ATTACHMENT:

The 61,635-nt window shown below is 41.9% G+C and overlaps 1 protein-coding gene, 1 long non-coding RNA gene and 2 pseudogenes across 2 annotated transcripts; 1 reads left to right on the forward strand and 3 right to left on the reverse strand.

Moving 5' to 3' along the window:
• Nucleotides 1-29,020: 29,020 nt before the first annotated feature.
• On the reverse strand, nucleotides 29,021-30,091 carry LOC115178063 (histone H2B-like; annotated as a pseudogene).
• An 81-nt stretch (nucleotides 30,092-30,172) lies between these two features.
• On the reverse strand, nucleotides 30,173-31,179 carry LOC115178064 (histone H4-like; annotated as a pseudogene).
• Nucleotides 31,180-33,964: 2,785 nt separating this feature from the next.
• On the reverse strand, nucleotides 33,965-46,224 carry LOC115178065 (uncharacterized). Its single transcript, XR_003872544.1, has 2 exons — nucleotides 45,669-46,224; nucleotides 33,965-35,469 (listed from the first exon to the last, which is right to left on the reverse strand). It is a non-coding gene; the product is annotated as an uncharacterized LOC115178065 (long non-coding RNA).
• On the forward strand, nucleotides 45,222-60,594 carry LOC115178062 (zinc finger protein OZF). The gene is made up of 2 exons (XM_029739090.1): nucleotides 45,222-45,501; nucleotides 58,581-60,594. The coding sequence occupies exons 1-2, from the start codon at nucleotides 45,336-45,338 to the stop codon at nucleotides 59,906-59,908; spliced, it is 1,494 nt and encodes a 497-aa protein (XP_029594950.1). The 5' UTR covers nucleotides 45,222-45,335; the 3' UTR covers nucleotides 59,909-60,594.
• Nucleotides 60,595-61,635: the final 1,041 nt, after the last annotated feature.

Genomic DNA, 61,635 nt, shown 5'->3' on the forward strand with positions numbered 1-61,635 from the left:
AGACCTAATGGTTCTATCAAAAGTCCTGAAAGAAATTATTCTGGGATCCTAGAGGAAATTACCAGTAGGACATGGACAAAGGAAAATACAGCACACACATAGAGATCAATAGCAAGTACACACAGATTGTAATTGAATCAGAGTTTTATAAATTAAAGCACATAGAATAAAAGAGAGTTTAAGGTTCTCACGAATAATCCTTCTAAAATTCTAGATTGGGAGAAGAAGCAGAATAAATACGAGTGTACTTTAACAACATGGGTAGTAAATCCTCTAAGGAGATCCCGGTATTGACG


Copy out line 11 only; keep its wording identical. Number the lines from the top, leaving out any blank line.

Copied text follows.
Genomic DNA, 61,635 nt, shown 5'->3' on the forward strand with positions numbered 1-61,635 from the left: